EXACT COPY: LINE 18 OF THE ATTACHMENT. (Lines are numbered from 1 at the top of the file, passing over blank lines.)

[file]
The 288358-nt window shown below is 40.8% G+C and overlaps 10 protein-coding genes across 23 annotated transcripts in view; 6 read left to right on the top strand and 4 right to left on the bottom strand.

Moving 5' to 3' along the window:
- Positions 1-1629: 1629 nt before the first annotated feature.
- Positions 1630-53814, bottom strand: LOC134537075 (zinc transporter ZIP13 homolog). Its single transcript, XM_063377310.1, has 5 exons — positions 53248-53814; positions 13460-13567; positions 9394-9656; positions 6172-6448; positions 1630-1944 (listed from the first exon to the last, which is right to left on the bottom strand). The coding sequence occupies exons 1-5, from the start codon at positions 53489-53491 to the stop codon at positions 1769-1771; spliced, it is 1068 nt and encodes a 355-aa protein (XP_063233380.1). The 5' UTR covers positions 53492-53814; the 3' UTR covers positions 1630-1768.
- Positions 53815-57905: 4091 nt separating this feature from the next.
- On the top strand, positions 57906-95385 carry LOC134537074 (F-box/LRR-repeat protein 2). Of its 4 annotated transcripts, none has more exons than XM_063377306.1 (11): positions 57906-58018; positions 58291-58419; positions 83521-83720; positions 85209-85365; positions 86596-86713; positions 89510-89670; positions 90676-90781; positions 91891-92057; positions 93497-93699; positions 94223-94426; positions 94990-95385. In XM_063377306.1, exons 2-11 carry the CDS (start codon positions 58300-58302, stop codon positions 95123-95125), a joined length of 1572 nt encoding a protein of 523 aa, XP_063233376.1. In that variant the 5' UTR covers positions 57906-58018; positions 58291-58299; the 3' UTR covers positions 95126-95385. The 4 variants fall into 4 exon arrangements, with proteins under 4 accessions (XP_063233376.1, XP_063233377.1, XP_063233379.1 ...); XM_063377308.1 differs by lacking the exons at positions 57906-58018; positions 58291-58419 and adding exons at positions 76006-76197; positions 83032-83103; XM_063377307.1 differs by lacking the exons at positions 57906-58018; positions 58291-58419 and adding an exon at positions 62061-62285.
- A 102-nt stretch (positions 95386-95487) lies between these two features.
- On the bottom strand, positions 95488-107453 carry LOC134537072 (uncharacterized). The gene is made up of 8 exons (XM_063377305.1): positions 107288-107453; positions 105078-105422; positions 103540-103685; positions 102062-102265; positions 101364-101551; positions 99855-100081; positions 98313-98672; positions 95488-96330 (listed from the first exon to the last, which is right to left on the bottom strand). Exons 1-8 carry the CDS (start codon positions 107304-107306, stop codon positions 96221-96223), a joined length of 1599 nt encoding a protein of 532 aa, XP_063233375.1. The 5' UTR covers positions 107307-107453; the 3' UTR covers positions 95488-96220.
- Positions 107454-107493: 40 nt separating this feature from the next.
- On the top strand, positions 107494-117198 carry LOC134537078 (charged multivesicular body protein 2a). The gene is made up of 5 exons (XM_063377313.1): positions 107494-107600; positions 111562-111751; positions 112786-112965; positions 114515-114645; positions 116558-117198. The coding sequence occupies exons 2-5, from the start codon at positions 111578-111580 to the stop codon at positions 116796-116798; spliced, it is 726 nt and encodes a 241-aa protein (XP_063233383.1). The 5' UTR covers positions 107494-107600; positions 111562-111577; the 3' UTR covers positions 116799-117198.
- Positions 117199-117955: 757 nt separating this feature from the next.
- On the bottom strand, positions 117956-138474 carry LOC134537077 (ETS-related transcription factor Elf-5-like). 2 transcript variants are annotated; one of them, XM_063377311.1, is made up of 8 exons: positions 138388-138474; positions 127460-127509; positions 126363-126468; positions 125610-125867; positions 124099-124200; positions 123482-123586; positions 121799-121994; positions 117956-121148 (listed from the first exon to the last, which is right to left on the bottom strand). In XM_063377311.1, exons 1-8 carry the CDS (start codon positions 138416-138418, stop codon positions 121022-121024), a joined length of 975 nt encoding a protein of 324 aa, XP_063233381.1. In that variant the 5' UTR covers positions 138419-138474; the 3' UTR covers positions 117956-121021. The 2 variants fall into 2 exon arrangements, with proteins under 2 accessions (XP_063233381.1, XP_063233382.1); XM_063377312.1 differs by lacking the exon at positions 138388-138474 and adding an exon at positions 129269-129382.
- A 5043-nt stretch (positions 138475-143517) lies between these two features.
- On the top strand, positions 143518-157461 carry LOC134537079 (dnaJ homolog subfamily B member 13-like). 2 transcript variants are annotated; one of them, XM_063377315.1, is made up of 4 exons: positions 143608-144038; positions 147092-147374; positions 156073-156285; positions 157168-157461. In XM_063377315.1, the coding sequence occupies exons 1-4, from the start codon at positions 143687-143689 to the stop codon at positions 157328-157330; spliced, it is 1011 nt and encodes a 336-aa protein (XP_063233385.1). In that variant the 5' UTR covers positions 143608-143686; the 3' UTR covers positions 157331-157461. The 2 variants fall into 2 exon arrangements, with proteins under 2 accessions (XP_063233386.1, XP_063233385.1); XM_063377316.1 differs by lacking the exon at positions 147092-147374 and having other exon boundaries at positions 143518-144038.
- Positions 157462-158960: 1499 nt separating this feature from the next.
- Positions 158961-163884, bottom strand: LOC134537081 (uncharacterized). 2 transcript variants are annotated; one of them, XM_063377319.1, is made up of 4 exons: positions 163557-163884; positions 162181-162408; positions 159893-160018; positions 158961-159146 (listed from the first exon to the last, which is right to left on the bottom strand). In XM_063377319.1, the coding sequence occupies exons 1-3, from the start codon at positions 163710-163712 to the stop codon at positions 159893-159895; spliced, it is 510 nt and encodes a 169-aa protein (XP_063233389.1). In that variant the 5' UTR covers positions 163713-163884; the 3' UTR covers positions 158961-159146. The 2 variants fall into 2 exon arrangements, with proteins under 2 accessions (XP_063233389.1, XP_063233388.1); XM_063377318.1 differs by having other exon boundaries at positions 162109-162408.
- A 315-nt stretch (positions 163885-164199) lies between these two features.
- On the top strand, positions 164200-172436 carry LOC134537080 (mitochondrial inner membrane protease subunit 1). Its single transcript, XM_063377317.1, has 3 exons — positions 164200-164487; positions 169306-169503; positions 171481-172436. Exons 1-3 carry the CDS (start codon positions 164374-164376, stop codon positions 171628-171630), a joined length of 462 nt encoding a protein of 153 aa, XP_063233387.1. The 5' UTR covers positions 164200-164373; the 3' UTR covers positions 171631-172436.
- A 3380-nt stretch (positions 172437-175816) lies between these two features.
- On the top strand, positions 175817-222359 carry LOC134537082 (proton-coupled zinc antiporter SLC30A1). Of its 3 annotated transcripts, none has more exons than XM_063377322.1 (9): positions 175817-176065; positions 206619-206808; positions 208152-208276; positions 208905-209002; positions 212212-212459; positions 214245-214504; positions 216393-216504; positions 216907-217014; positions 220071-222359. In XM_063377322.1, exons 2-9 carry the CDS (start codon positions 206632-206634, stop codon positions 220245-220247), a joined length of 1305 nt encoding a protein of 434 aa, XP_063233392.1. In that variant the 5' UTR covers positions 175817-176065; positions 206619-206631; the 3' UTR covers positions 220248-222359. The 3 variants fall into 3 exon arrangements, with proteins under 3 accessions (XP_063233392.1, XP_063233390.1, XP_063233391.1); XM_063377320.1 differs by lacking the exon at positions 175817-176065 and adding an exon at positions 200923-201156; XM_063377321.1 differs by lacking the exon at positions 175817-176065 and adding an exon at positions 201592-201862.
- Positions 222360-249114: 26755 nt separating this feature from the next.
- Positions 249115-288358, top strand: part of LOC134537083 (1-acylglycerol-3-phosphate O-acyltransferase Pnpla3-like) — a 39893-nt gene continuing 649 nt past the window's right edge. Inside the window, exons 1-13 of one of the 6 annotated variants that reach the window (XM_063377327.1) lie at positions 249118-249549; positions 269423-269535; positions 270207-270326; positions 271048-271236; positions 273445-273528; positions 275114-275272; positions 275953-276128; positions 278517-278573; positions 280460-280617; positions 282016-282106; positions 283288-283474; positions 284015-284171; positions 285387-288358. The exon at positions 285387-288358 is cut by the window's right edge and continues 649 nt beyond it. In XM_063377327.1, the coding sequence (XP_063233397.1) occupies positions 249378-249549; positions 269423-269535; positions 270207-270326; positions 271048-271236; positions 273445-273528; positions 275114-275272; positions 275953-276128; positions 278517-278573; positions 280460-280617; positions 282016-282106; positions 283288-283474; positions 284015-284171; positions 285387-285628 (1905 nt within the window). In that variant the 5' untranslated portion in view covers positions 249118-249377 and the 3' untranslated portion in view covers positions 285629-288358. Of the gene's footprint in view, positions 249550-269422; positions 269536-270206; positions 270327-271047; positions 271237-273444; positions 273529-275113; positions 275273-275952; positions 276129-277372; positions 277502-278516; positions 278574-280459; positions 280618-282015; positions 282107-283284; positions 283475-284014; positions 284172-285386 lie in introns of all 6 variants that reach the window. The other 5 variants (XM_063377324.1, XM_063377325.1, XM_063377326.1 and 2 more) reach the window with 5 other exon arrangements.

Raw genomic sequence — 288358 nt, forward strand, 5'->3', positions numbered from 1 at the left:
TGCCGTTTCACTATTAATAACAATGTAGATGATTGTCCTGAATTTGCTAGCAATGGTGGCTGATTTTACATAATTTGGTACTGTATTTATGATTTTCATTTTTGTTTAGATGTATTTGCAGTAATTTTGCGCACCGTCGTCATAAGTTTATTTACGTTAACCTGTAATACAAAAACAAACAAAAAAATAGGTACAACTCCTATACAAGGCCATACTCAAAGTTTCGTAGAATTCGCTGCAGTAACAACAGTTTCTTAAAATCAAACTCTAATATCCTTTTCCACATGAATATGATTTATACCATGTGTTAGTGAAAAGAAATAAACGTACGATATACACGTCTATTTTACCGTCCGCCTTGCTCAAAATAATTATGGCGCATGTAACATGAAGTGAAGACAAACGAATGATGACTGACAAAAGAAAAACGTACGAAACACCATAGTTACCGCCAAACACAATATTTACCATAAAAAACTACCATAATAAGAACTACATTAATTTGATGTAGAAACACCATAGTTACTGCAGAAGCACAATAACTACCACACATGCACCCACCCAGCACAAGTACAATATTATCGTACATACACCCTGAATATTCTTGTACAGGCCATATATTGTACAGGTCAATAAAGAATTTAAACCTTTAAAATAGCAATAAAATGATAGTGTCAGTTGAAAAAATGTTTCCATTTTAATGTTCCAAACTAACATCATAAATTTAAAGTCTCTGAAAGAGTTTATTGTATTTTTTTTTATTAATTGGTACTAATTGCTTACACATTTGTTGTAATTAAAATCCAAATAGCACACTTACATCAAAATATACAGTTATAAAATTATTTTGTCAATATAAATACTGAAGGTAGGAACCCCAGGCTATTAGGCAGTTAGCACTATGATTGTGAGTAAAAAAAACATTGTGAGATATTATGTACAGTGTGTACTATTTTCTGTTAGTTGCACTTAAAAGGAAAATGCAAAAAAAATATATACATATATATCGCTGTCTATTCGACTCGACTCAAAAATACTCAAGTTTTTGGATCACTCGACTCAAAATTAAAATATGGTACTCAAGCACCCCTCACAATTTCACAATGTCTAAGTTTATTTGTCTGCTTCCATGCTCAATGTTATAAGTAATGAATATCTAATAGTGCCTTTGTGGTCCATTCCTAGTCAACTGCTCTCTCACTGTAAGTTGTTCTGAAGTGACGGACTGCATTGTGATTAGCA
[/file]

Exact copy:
- On the top strand, positions 164200-172436 carry LOC134537080 (mitochondrial inner membrane protease subunit 1). Its single transcript, XM_063377317.1, has 3 exons — positions 164200-164487; positions 169306-169503; positions 171481-172436. Exons 1-3 carry the CDS (start codon positions 164374-164376, stop codon positions 171628-171630), a joined length of 462 nt encoding a protein of 153 aa, XP_063233387.1. The 5' UTR covers positions 164200-164373; the 3' UTR covers positions 171631-172436.